SELECTION CRITERIA

The candidate will be expected to:

  • Possess a PhD degree in computer science, engineering, applied or computational mathematics, or a closely related field.
  • Have expertise in one or more of the following areas: network modelling, machine learning, statistical modelling, data visualization.
  • Previous experience working on epidemiological applications.
  • Strong programming and data visualization skills.
  • Demonstrated experience in analyzing large scale data sets.
  • Demonstrated experience in working on large-scale multi-disciplinary projects
  • The ability to work effectively as part of a multi-disciplinary research team
  • Illustrate the motivation and discipline to carry out autonomous research.
  • High level interpersonal, written and oral communication skills in English.
  • A record of research accomplishment as reflected in publications in peer-reviewed journals and conferences and presentations at scientific meetings.

Start date is flexible. Review of applications will begin immediately and continue until the position is filled. Complete applications should include the following (in a single pdf file) to l.gardner@jhu.edu:

(1) A cover letter

(2) A full curriculum vitae

(3) Up to two research publications and/or preprints

(4) The names and contact information for three references

(5) (Optional) A one-page original research proposal on the topic of your choosing, with the following headings: Motivation, Research Questions, Research Approach, Methods, Data Sources, Timeline.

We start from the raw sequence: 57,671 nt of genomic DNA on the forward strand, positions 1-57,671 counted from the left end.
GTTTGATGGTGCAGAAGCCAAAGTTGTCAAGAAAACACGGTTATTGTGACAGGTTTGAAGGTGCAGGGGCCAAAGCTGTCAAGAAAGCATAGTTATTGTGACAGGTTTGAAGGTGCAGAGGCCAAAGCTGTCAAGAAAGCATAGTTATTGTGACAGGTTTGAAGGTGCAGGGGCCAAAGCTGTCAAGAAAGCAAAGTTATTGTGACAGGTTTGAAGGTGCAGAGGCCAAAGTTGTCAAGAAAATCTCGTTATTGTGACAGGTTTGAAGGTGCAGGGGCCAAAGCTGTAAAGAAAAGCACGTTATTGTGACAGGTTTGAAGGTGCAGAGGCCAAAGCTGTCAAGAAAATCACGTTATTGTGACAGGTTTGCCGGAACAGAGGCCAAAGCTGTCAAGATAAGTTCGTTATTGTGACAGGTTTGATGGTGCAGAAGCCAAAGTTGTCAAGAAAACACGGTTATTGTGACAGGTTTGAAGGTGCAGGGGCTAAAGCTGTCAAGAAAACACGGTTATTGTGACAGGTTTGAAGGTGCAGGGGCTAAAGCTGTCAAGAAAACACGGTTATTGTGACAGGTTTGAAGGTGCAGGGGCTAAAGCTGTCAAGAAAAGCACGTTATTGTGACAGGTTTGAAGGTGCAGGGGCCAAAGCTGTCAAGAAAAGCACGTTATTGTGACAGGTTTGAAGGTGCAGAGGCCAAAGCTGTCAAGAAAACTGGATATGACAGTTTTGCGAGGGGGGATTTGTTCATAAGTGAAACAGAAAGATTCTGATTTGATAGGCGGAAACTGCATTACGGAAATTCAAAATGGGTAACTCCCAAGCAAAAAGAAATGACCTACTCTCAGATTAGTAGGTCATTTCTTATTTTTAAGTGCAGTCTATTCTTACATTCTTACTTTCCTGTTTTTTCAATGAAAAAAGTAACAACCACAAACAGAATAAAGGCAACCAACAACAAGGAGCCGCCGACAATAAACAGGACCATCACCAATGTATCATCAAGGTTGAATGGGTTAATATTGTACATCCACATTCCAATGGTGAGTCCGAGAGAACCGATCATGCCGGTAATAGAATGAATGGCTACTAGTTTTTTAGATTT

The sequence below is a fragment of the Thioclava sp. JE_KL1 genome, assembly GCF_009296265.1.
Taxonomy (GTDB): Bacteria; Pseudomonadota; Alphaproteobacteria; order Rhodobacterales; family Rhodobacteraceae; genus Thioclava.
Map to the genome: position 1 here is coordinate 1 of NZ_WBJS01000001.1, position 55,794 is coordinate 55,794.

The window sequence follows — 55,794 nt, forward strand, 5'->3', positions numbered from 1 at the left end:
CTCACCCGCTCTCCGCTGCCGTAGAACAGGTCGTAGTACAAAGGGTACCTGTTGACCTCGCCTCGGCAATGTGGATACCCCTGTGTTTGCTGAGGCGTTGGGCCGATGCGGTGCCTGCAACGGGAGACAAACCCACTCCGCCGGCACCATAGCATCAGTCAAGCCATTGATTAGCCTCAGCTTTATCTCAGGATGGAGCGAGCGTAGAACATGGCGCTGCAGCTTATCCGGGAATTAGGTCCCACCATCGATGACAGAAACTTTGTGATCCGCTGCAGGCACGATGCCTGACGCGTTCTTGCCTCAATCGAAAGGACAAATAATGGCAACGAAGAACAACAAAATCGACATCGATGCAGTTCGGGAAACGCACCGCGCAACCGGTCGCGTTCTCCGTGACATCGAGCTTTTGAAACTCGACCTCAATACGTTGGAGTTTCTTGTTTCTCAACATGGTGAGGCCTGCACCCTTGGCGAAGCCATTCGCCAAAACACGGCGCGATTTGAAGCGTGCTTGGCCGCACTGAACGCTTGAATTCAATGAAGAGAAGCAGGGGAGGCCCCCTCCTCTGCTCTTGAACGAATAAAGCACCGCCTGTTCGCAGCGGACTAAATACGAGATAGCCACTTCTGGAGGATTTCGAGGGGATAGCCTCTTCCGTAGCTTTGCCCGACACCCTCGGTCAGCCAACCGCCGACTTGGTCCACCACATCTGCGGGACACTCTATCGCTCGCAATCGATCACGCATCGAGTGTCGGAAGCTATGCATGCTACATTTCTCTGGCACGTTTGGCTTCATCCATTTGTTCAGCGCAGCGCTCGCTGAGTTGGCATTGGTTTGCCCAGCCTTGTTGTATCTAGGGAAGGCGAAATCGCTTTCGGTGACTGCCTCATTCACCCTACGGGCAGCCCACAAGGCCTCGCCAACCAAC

Thesis Defense: Mikhail Osanov, “Topology Optimization for Additive Manufacturing: from Mechanical Components to Orthopaedic Implants”

THE DEPARTMENT OF CIVIL ENGINEERING

AND

ADVISOR JAMES GUEST, ASSOCIATE PROFESSOR

ANNOUNCE THE THESIS DEFENSE OF

Doctoral Candidate

Mikhail Osanov

Thursday, September 26, 2019

1:30PM

Shriver Board Room

“Topology Optimization for Additive Manufacturing: from Mechanical Components to Orthopaedic Implants”

Abstract:

Additive Manufacturing (AM) is a free-form fabrication technique that creates structures in a layer-by-layer fashion. Topology Optimization is a free-form, systematic approach to designing structures. These technologies are therefore well-suited for each other, but must be integrated to fully leverage their capabilities. This dissertation seeks to more tightly couple Topology Optimization by proposing several novel algorithms that improve manufacturability of the optimized parts and components. These include cylindrical projection method, which mimics the layer-by-layer nature of Additive Manufacturing processes, and several extensions to overhang projection methods for eliminating support structures, including providing access points for easy removal of support structures, eliminating internal voids, accounting for build plate post-processing costs, and utilizing the overhang constraint within the design of support structures. These algorithms are demonstrated on several design examples and solutions are shown to be directly manufacturable, thereby requiring less post-processing operations that can be time and cost intensive.

The final Chapter of this dissertation is dedicated to the design of femoral implants used in Total Hip Arthroplasty (THA). With the growing number of yearly total joint replacements and the demand for improved mobility and quality of life, the need for high-performance implants is apparent. In this work we seek to alleviate the existing clinical issue of stress shielding, pertinent to current state-of-the-art implants, through new designs using Topology Optimization. We propose a novel Topology Optimization formulation that is capable of addressing regional stress levels in bone by manipulating the topology of the implant, and demonstrate solutions that are predicted to reduce stress shielding effects compared to implants that are currently used in practice.